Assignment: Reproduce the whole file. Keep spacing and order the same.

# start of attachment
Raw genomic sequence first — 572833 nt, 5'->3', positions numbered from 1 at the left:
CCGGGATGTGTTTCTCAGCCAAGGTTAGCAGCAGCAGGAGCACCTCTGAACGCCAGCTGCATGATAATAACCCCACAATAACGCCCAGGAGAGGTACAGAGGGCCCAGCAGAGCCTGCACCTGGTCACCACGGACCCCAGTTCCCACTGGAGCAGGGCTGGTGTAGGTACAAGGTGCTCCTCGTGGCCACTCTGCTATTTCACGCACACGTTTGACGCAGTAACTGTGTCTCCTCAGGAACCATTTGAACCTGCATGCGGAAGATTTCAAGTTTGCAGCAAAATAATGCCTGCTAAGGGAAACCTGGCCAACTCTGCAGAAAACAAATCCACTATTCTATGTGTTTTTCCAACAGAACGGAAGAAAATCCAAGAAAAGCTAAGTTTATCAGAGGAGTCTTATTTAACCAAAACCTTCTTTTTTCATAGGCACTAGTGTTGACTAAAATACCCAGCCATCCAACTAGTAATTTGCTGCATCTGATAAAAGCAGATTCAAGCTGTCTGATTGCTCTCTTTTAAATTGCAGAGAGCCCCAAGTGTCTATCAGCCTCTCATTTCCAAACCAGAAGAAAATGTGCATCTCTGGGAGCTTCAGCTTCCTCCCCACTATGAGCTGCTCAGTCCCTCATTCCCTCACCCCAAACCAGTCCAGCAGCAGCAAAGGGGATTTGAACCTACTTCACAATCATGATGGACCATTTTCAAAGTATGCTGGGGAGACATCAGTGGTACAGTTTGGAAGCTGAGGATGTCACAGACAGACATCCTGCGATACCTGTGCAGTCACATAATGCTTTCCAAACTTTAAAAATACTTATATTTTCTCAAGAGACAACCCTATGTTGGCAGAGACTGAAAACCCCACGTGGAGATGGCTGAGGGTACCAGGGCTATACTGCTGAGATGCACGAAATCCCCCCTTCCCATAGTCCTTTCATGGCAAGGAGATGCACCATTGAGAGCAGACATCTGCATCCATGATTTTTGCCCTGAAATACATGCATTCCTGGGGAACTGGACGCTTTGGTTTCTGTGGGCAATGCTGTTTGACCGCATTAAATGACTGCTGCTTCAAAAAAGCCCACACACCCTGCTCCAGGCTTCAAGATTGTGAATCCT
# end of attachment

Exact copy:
Raw genomic sequence first — 572833 nt, 5'->3', positions numbered from 1 at the left:
CCGGGATGTGTTTCTCAGCCAAGGTTAGCAGCAGCAGGAGCACCTCTGAACGCCAGCTGCATGATAATAACCCCACAATAACGCCCAGGAGAGGTACAGAGGGCCCAGCAGAGCCTGCACCTGGTCACCACGGACCCCAGTTCCCACTGGAGCAGGGCTGGTGTAGGTACAAGGTGCTCCTCGTGGCCACTCTGCTATTTCACGCACACGTTTGACGCAGTAACTGTGTCTCCTCAGGAACCATTTGAACCTGCATGCGGAAGATTTCAAGTTTGCAGCAAAATAATGCCTGCTAAGGGAAACCTGGCCAACTCTGCAGAAAACAAATCCACTATTCTATGTGTTTTTCCAACAGAACGGAAGAAAATCCAAGAAAAGCTAAGTTTATCAGAGGAGTCTTATTTAACCAAAACCTTCTTTTTTCATAGGCACTAGTGTTGACTAAAATACCCAGCCATCCAACTAGTAATTTGCTGCATCTGATAAAAGCAGATTCAAGCTGTCTGATTGCTCTCTTTTAAATTGCAGAGAGCCCCAAGTGTCTATCAGCCTCTCATTTCCAAACCAGAAGAAAATGTGCATCTCTGGGAGCTTCAGCTTCCTCCCCACTATGAGCTGCTCAGTCCCTCATTCCCTCACCCCAAACCAGTCCAGCAGCAGCAAAGGGGATTTGAACCTACTTCACAATCATGATGGACCATTTTCAAAGTATGCTGGGGAGACATCAGTGGTACAGTTTGGAAGCTGAGGATGTCACAGACAGACATCCTGCGATACCTGTGCAGTCACATAATGCTTTCCAAACTTTAAAAATACTTATATTTTCTCAAGAGACAACCCTATGTTGGCAGAGACTGAAAACCCCACGTGGAGATGGCTGAGGGTACCAGGGCTATACTGCTGAGATGCACGAAATCCCCCCTTCCCATAGTCCTTTCATGGCAAGGAGATGCACCATTGAGAGCAGACATCTGCATCCATGATTTTTGCCCTGAAATACATGCATTCCTGGGGAACTGGACGCTTTGGTTTCTGTGGGCAATGCTGTTTGACCGCATTAAATGACTGCTGCTTCAAAAAAGCCCACACACCCTGCTCCAGGCTTCAAGATTGTGAATCCT